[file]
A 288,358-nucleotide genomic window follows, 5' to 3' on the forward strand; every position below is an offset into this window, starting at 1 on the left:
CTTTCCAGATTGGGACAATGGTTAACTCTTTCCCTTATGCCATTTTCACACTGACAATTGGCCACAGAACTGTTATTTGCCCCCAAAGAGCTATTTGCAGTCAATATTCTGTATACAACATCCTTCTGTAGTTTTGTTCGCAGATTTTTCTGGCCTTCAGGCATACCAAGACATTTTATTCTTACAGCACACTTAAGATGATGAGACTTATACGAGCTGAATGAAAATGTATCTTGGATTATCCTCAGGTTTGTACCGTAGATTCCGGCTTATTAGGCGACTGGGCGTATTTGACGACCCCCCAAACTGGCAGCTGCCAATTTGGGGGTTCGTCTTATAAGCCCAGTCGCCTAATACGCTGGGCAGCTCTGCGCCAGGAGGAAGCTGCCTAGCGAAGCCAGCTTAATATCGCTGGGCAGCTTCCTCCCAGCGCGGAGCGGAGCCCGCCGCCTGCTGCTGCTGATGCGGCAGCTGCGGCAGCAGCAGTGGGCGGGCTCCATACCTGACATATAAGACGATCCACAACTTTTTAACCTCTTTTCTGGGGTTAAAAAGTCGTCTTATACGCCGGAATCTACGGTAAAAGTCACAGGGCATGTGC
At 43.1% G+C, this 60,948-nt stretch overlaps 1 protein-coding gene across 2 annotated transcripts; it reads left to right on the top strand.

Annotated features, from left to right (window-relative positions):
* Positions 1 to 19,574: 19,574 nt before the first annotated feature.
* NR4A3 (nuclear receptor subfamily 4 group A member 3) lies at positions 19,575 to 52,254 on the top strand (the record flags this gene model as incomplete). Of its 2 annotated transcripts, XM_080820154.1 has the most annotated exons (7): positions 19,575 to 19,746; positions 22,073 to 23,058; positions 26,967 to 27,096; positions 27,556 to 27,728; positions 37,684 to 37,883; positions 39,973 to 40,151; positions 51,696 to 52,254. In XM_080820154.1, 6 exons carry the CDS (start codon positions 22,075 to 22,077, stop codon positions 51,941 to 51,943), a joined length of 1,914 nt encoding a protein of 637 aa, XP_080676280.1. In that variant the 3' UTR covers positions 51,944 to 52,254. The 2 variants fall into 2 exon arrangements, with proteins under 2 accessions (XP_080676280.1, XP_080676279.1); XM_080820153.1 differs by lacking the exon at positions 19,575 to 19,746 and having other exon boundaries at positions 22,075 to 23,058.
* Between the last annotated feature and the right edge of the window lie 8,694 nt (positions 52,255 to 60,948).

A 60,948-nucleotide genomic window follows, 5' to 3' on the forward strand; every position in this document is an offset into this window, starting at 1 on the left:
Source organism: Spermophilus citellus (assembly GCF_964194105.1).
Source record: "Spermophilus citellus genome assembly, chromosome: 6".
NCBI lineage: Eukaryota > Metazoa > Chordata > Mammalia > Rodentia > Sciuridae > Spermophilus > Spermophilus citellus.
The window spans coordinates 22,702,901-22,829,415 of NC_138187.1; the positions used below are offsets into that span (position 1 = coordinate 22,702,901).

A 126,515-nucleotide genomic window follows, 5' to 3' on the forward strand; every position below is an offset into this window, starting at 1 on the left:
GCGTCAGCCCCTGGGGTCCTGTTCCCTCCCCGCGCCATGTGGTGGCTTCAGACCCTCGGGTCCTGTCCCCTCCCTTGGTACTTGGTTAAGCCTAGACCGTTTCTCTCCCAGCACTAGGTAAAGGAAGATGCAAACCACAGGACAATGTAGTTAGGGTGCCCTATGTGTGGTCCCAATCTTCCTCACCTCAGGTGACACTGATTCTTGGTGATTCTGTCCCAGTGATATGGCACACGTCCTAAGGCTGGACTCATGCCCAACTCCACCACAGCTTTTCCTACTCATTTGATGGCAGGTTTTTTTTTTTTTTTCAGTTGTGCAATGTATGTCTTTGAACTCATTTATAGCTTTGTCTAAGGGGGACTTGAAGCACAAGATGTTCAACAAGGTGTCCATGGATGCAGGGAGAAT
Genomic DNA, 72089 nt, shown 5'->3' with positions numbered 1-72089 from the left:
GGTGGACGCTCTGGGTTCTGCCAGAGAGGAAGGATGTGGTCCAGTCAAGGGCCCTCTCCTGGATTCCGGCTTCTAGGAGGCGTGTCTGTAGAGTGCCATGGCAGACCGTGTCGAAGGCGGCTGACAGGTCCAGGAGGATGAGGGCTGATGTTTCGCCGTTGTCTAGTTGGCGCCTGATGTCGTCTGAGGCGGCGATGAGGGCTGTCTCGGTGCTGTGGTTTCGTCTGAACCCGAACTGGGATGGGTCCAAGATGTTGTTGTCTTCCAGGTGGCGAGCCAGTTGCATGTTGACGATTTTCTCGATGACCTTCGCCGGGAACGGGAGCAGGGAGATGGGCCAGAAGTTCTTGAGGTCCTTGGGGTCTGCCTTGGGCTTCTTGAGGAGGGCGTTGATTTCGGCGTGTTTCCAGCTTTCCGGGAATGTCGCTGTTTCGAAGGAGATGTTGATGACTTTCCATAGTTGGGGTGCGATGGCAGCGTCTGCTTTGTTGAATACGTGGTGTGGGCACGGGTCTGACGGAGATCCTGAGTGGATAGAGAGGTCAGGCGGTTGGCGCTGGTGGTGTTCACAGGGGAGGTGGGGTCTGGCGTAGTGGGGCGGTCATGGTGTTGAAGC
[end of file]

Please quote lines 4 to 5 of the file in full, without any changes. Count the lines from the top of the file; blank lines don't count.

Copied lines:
Annotated features, from left to right (window-relative positions):
* Positions 1 to 19,574: 19,574 nt before the first annotated feature.